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Oxytocin: The Hormone of Love

May 8, 2020

Oxytocin is a neurohormone (also called a neuropeptide) that has many functions throughout the body.

It’s responsible for initiating childbirth, and research has shown that Oxytocin plays a key role in maternal behavior and bonding between mother and child in non-human mammals.

Oxytocin is called “the Hormone of Love” because it’s also released during sex in humans. It’s theorized that oxytocin may help us form social bonds, and it may also make social interactions more rewarding and enjoyable.

Studies show that people who maintained Oxytocin levels during negative emotions were less likely to report interpersonal problems.

Through these results, it can be theorized that Oxytocin can help improve sex, sociability, and mood.

Common Uses for Oxytocin

  • Mood (depression and anxiety)
  • Addiction/recovery (alcohol and opioids)
  • Female Sexual Dysfunction or FSD (intimacy, arousal, orgasm)
  • Men who have issues with intimacy
  • General sexual dysfunction (men/women

Note: The FDA has not yet approved oxytocin for treating these disorders.

Oxytocin for hypoactive sexual desire disorder (HSDD)

Oxytocin has traditionally been used to facilitate child labor, prevent post-delivery hemorrhaging, and help initiate or increase lactation.

However, there’s a growing interest in using oxytocin for Hypoactive Sexual Desire Disorder (HSDD) and Female Sexual Dysfunction (FSD). Learn more about FSD and HSDD.

Oxytocin is naturally released from the brain in men and women to help regulate anxiety, stress-coping, and various social behaviors. As a result, Ocytocin has been used off-label to treat anxiety, depression, drug addiction, pain, and autism. Oxytocin can also be prescribed off-label to increase sociability, maternal behavior, and to increase sexual drive and function.

Oxytocin for hypoactive sexual desire disorder treatments usually involve a sublingual medication placed under the tongue, or an intranasal spray.

Oxytocin and Addiction

Neuropeptides like Oxytocin affect the central nervous system (CNS), and can affect processes related to opiate, ethanol, and cocaine addiction.

Oxytocin is created in the brain and released in both the posterior pituitary and the CNS. Oxytocin within the CNS has been shown to prevent the development of morphine and ethanol tolerance. In a study on mice, it was also shown to reduce the symptoms of morphine withdrawal.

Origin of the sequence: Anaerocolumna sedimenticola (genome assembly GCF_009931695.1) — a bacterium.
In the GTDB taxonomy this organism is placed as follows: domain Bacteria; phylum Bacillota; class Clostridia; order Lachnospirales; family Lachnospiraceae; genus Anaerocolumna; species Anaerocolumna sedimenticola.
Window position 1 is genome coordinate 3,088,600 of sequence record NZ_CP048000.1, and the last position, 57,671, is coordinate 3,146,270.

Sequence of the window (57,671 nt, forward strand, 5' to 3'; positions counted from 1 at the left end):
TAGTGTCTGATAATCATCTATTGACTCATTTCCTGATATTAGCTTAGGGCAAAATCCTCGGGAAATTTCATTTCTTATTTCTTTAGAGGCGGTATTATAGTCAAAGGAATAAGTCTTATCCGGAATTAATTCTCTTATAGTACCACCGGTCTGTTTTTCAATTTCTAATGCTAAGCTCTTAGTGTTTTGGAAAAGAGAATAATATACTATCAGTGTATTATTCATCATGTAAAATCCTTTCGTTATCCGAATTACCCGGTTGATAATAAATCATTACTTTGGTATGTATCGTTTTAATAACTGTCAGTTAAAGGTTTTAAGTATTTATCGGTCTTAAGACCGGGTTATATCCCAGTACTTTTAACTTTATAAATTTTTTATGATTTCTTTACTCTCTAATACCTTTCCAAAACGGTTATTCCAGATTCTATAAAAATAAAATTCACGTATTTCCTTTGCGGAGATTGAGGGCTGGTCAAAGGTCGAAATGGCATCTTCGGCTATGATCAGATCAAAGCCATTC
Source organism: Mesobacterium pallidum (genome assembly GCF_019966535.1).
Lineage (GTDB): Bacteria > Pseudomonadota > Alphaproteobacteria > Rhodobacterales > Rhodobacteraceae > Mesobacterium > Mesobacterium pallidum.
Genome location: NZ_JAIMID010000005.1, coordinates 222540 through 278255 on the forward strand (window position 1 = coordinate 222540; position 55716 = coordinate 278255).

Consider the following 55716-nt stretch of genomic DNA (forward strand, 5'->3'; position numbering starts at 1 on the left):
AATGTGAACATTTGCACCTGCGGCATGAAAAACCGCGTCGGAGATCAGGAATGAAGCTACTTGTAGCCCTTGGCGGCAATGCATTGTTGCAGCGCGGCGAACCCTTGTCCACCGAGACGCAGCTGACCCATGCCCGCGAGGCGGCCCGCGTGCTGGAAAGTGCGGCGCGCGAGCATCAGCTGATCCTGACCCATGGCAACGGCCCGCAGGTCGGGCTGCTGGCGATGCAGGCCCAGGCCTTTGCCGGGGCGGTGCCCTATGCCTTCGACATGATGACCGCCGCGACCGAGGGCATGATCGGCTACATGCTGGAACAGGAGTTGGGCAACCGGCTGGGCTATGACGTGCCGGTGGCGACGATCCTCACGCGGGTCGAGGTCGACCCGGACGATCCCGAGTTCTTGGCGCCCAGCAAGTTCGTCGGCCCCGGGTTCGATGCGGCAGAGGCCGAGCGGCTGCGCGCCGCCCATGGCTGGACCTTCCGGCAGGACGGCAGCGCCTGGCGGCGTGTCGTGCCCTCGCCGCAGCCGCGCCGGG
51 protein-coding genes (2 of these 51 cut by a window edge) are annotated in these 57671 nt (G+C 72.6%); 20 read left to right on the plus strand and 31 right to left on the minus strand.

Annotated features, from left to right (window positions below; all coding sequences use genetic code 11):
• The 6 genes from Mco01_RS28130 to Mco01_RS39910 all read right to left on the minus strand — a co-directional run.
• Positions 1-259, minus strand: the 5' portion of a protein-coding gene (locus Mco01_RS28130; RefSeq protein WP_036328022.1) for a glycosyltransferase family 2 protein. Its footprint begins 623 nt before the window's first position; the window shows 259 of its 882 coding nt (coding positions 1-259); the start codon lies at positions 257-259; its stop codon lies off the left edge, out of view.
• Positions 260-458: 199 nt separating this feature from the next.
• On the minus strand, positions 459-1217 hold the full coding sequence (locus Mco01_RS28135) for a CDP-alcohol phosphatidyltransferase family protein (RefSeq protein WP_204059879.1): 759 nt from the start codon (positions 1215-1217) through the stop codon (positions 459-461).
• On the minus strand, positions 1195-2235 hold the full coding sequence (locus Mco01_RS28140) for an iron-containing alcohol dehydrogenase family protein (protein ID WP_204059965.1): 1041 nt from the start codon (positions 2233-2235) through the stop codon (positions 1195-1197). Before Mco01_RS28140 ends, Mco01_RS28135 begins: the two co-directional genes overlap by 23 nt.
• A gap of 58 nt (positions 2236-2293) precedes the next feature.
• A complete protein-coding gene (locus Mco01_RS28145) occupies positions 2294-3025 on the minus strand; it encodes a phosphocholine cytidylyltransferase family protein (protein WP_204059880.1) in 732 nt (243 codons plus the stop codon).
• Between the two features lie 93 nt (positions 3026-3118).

When it comes to Oxytocin and addiction, oxytocin shows promise as a treatment but is not currently approved for use in this way.

Oxytocin Research and Evidence

A search of both PubMed and Cochrane Review databases was performed to identify available literature resources.

Oxytocin Summary of Evidence

Estimates for the incidence of HSDD, a subset of FSD, vary from one in 102 to one in 103 women. One of the agents being evaluated as a potential therapy is oxytocin.

Oxytocin is a small peptide (~1007 Da) which is mostly produced by the oxytocinergic neurons of the periventricular nucleus of the hypothalamus. A portion of these neurons extend into the posterior pituitary where oxytocin is stored until released peripherally into the bloodstream as a hormone.

Other oxytocinergic neurons extend to the amygdala, nucleus accumbens, hypothalamus, and hippocampus4,5 where the release of oxytocin acts centrally as a neurotransmitter. The central effects include increased trust and social interactions and reduced anxiety while having a low adverse events profile.4,6

In a study of couples, pulses of oxytocin were released when remembering instances of “love.”5 In animal studies, centrally administered oxytocin has been shown to initiate proreceptive behavior.4

In addition to the traditional uses of oxytocin, peripheral oxytocin is thought to cause increased intensity of orgasm in male and female patients via increased smooth muscle contractions as evidenced by a positive correlation between increased blood plasma levels and intensity of orgasm.5,7

However, there is some disagreement whether these increased levels are the cause of or the result of orgasm.8 Desire is a function of both emotional and neurological inputs and is considered the first phase in the sexual response cycle.3

According to the dual control model, neurological control is accomplished through a balance between inhibitory and excitatory neurological processes4, and too much inhibition or inadequate excitation can result in a state of hypoactive desire. When released centrally, Oxytocin is an excitatory neuropeptide.4